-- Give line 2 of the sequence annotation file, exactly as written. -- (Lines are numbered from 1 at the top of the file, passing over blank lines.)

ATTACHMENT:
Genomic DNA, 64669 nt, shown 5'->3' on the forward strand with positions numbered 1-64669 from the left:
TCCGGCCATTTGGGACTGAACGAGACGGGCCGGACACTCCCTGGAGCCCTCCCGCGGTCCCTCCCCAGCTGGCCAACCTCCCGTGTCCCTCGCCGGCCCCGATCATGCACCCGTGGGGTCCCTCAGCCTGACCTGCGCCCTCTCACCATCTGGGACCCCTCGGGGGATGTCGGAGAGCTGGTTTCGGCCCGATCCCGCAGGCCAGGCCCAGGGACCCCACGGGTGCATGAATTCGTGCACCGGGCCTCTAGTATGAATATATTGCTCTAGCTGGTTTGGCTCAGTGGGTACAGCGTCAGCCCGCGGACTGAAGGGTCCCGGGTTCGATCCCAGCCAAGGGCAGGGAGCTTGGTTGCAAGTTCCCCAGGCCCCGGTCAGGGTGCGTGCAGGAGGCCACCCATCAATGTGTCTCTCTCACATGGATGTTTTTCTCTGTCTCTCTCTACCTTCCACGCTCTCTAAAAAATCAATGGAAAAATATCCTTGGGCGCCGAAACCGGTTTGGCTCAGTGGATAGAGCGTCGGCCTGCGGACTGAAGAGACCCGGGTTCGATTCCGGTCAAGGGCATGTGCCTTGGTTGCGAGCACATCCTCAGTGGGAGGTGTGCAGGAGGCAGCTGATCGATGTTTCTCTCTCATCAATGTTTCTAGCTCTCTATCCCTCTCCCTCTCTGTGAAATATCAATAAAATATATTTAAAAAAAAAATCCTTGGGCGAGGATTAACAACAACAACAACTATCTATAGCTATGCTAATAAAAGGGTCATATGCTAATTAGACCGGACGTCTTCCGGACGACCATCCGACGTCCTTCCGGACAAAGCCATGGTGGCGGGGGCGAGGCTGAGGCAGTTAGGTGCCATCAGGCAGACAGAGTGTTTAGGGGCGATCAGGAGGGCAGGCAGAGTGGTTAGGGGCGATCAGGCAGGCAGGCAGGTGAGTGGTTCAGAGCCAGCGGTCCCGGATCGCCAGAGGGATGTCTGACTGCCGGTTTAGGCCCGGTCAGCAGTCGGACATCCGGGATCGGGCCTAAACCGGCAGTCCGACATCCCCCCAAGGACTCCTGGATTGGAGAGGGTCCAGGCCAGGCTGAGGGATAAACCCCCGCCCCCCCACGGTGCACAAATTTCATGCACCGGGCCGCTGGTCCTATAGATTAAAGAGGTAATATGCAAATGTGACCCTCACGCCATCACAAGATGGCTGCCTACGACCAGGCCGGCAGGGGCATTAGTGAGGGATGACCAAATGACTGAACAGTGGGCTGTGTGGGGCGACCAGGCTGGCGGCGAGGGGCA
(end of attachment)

TCCGGCCATTTGGGACTGAACGAGACGGGCCGGACACTCCCTGGAGCCCTCCCGCGGTCCCTCCCCAGCTGGCCAACCTCCCGTGTCCCTCGCCGGCCCCGATCATGCACCCGTGGGGTCCCTCAGCCTGACCTGCGCCCTCTCACCATCTGGGACCCCTCGGGGGATGTCGGAGAGCTGGTTTCGGCCCGATCCCGCAGGCCAGGCCCAGGGACCCCACGGGTGCATGAATTCGTGCACCGGGCCTCTAGTATGAATATATTGCTCTAGCTGGTTTGGCTCAGTGGGTACAGCGTCAGCCCGCGGACTGAAGGGTCCCGGGTTCGATCCCAGCCAAGGGCAGGGAGCTTGGTTGCAAGTTCCCCAGGCCCCGGTCAGGGTGCGTGCAGGAGGCCACCCATCAATGTGTCTCTCTCACATGGATGTTTTTCTCTGTCTCTCTCTACCTTCCACGCTCTCTAAAAAATCAATGGAAAAATATCCTTGGGCGCCGAAACCGGTTTGGCTCAGTGGATAGAGCGTCGGCCTGCGGACTGAAGAGACCCGGGTTCGATTCCGGTCAAGGGCATGTGCCTTGGTTGCGAGCACATCCTCAGTGGGAGGTGTGCAGGAGGCAGCTGATCGATGTTTCTCTCTCATCAATGTTTCTAGCTCTCTATCCCTCTCCCTCTCTGTGAAATATCAATAAAATATATTTAAAAAAAAAATCCTTGGGCGAGGATTAACAACAACAACAACTATCTATAGCTATGCTAATAAAAGGGTCATATGCTAATTAGACCGGACGTCTTCCGGACGACCATCCGACGTCCTTCCGGACAAAGCCATGGTGGCGGGGGCGAGGCTGAGGCAGTTAGGTGCCATCAGGCAGACAGAGTGTTTAGGGGCGATCAGGAGGGCAGGCAGAGTGGTTAGGGGCGATCAGGCAGGCAGGCAGGTGAGTGGTTCAGAGCCAGCGGTCCCGGATCGCCAGAGGGATGTCTGACTGCCGGTTTAGGCCCGGTCAGCAGTCGGACATCCGGGATCGGGCCTAAACCGGCAGTCCGACATCCCCCCAAGGACTCCTGGATTGGAGAGGGTCCAGGCCAGGCTGAGGGATAAACCCCCGCCCCCCCACGGTGCACAAATTTCATGCACCGGGCCGCTGGTCCTATAGATTAAAGAGGTAATATGCAAATGTGACCCTCACGCCATCACAAGATGGCTGCCTACGACCAGGCCGGCAGGGGCATTAGTGAGGGATGACCAAATGACTGAACAGTGGGCTGTGTGGGGCGACCAGGCTGGCGGCGAGGGGCA